BANGOR, Maine (NEWS CENTER) — It has been a week since Mainers voted to legalize the recreational use of marijuana. However, even with a recount as a possibility, police officers are already looking at how they would enforce the new law.
The people have voted and it looks like recreational marijuana could be here to stay. But not everyone is happy with that.
“We're not going to have a whole lot of control," Brewer PD Deputy Chief Chris Martin said. "And that's from the law enforcement standpoint."
“We're just going to have to look at the public safety issues, like impaired driving and youth use," he said. "We'll have to figure out how we're going to tackle that."
But he is not the only one who is worried.
“The testing process for marijuana, I think, is going to be really hard,” Holden PD Chief Chris Greeley said. “The OUI enforcement part is going to be really hard for us. Just because we smell marijuana doesn't, in fact, mean that the driver is under the influence.”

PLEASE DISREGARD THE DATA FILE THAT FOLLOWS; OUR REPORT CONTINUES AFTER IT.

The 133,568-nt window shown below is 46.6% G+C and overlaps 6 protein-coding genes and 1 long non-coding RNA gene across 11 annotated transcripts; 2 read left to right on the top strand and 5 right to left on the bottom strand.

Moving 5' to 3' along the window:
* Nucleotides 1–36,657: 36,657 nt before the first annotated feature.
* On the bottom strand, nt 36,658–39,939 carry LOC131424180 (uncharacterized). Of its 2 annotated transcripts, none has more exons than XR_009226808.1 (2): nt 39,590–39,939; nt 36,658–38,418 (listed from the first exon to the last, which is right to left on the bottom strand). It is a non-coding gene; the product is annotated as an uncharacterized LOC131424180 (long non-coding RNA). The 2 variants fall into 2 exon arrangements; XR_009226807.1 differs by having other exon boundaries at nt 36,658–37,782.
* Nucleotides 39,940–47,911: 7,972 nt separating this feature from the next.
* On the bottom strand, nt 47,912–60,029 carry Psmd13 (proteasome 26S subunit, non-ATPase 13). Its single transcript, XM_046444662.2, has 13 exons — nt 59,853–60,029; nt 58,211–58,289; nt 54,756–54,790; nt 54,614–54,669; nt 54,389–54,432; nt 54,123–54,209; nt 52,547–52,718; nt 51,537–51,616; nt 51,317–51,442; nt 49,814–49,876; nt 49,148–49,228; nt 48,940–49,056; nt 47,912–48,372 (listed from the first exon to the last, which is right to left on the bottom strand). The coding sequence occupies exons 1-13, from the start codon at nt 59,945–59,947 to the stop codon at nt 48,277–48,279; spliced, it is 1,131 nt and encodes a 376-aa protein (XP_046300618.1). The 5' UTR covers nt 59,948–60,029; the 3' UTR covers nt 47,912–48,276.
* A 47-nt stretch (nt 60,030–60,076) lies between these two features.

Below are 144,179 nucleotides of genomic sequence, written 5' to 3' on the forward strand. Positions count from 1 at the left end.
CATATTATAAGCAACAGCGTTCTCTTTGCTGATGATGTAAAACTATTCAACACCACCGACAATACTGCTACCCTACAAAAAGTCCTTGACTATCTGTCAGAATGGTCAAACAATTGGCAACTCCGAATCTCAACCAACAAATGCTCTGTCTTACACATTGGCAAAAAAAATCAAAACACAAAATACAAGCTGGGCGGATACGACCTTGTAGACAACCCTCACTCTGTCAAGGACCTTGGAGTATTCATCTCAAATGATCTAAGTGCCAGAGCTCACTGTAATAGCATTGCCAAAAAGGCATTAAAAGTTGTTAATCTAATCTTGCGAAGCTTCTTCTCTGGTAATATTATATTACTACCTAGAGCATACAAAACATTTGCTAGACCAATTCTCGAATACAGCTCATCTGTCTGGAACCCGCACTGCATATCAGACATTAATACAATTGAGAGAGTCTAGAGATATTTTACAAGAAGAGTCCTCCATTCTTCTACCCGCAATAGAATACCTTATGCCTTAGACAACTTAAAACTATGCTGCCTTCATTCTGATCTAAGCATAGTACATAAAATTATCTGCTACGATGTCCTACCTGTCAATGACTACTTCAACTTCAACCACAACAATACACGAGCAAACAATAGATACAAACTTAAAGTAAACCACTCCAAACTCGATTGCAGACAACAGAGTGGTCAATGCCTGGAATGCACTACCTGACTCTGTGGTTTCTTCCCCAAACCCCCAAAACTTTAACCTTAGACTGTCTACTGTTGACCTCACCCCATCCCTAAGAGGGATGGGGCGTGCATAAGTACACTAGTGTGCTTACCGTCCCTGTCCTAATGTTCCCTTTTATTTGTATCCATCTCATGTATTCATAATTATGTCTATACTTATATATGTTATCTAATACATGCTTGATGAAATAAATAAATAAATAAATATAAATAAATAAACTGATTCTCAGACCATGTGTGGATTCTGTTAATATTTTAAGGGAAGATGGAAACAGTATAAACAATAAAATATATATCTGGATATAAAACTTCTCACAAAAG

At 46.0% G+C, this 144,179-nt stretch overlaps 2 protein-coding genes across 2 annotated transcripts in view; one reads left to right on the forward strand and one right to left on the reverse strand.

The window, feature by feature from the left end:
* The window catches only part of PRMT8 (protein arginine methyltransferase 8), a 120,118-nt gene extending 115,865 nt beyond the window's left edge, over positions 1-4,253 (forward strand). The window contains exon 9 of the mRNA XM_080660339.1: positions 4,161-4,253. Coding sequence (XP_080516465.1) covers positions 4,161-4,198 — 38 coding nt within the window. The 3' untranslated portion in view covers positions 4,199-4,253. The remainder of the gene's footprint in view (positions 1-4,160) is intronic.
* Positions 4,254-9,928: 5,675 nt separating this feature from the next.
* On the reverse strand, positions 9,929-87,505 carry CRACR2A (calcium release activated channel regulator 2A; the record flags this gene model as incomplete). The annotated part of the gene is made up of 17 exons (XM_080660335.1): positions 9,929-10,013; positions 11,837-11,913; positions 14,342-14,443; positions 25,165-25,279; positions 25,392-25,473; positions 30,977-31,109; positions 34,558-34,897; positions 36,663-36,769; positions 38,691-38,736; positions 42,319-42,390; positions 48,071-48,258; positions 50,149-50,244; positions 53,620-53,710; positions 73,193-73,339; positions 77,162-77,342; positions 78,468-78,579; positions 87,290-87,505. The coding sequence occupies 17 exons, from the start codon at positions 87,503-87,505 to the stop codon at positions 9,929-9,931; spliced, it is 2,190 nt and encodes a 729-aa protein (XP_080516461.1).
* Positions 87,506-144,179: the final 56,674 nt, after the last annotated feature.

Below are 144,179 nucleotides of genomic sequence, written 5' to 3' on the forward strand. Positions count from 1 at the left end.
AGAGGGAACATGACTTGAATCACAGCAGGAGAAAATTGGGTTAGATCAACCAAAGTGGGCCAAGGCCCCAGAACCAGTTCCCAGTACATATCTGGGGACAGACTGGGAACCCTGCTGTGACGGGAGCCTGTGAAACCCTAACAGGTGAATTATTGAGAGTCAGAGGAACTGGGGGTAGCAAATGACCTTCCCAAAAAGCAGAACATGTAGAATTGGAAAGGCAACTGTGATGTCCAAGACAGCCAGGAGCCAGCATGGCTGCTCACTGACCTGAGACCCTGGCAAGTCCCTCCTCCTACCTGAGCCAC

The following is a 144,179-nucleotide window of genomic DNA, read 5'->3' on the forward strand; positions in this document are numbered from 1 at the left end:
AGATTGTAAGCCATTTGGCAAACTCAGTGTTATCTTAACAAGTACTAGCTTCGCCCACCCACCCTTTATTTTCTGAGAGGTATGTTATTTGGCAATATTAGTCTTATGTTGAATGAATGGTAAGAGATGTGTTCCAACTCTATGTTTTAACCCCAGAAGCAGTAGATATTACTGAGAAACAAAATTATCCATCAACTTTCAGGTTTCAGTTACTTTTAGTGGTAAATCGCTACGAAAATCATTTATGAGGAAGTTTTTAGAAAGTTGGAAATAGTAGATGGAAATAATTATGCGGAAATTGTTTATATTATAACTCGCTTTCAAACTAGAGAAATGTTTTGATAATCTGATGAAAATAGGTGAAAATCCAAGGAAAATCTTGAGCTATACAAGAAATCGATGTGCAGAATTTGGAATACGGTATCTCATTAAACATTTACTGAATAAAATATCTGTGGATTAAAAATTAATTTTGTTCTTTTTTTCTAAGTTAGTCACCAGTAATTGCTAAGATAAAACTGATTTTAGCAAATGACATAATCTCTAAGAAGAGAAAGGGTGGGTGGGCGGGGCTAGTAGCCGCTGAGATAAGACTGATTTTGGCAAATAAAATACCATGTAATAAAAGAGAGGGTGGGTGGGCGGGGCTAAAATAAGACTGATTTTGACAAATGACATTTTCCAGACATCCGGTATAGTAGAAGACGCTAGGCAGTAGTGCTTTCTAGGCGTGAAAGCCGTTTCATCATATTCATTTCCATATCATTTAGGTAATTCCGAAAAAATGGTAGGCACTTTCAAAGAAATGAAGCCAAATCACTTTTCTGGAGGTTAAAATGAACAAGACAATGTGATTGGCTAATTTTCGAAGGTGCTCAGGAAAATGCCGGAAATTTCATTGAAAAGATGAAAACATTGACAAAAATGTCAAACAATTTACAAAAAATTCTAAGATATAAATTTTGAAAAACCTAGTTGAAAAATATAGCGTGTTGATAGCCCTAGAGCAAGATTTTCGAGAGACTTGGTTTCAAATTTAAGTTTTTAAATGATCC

He said marijuana can stay in the body for 30 days, and at this point, there is no way to determine when a driver used the drug.
“The challenge for law enforcement is going to be, 'Are they following the guidelines of the new law, or are they abusing the guidelines?’"
Drug Recognition Experts can determine if a person is under the influence, but Greeley said their staffing is limited and not always time efficient.
“We're putting them through a procedure, which they might not necessarily need to go through, so I think it could go against them too.”
But former sheriff Mark Dion said legalizing marijuana will allow officers to focus on more important issues.
"Yes on 1 regulates marijuana for adults so police have time to fight serious, violent and unsolved crimes,” he said.
“Well you know, that's not true because we're probably going to spend more time trying to figure out the marijuana law when we encounter these situations than ever before,” Greeley said.
Since possession of marijuana is a federal offense, Martin said it puts law enforcement officers in a no-win situation.
“We're asking police officers to commit a federal felony on our state law and that's a heck of a position to put us in,” he said.